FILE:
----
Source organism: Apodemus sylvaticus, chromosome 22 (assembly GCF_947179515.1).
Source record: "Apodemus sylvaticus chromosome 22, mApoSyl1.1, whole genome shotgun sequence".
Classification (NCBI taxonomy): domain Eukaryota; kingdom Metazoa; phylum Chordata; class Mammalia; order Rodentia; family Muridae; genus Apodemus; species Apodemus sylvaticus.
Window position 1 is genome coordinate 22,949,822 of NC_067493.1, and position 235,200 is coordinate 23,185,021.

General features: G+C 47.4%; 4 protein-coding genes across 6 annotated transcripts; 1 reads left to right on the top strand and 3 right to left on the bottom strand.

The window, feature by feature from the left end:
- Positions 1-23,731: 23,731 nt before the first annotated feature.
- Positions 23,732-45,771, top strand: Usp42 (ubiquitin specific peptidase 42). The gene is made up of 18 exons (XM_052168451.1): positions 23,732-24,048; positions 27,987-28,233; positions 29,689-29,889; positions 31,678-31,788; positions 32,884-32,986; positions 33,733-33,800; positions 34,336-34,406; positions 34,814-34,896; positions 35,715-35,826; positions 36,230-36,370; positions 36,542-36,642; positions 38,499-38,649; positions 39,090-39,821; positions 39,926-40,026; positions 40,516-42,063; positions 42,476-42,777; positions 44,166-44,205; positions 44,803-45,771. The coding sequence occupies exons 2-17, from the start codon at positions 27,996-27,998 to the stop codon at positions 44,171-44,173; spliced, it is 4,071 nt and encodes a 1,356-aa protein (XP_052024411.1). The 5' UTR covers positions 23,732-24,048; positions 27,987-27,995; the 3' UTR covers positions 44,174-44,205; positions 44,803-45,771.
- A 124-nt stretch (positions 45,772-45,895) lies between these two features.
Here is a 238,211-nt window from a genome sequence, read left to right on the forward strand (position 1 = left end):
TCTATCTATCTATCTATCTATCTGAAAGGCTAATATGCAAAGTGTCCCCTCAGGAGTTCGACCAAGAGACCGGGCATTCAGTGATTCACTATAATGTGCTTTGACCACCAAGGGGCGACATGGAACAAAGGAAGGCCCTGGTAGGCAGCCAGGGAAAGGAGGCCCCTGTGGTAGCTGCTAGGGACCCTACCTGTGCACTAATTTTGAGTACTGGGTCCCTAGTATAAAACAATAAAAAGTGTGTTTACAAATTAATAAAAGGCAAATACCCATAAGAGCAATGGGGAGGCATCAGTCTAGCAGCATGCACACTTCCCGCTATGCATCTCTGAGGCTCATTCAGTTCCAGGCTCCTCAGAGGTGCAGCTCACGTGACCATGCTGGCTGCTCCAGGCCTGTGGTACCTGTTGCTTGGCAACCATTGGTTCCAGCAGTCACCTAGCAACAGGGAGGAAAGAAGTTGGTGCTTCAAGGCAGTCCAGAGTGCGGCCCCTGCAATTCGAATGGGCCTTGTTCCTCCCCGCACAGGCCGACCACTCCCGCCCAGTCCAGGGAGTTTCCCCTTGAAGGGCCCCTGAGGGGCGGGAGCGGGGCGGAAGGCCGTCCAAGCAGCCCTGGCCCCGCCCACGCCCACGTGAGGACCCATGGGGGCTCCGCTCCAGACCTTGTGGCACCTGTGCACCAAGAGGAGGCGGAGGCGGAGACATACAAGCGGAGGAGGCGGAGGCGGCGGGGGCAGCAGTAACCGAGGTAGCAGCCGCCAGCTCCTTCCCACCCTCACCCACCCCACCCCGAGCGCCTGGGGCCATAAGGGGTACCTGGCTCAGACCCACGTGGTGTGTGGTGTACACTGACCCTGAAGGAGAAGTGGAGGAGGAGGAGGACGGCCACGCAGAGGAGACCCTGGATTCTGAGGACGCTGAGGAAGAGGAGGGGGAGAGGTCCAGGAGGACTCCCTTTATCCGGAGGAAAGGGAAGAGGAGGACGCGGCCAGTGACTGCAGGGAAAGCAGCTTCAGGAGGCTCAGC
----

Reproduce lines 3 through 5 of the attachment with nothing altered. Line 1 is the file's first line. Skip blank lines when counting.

Classification (NCBI taxonomy): domain Eukaryota; kingdom Metazoa; phylum Chordata; class Mammalia; order Rodentia; family Muridae; genus Apodemus; species Apodemus sylvaticus.
Window position 1 is genome coordinate 22,949,822 of NC_067493.1, and position 235,200 is coordinate 23,185,021.

General features: G+C 47.4%; 4 protein-coding genes across 6 annotated transcripts; 1 reads left to right on the top strand and 3 right to left on the bottom strand.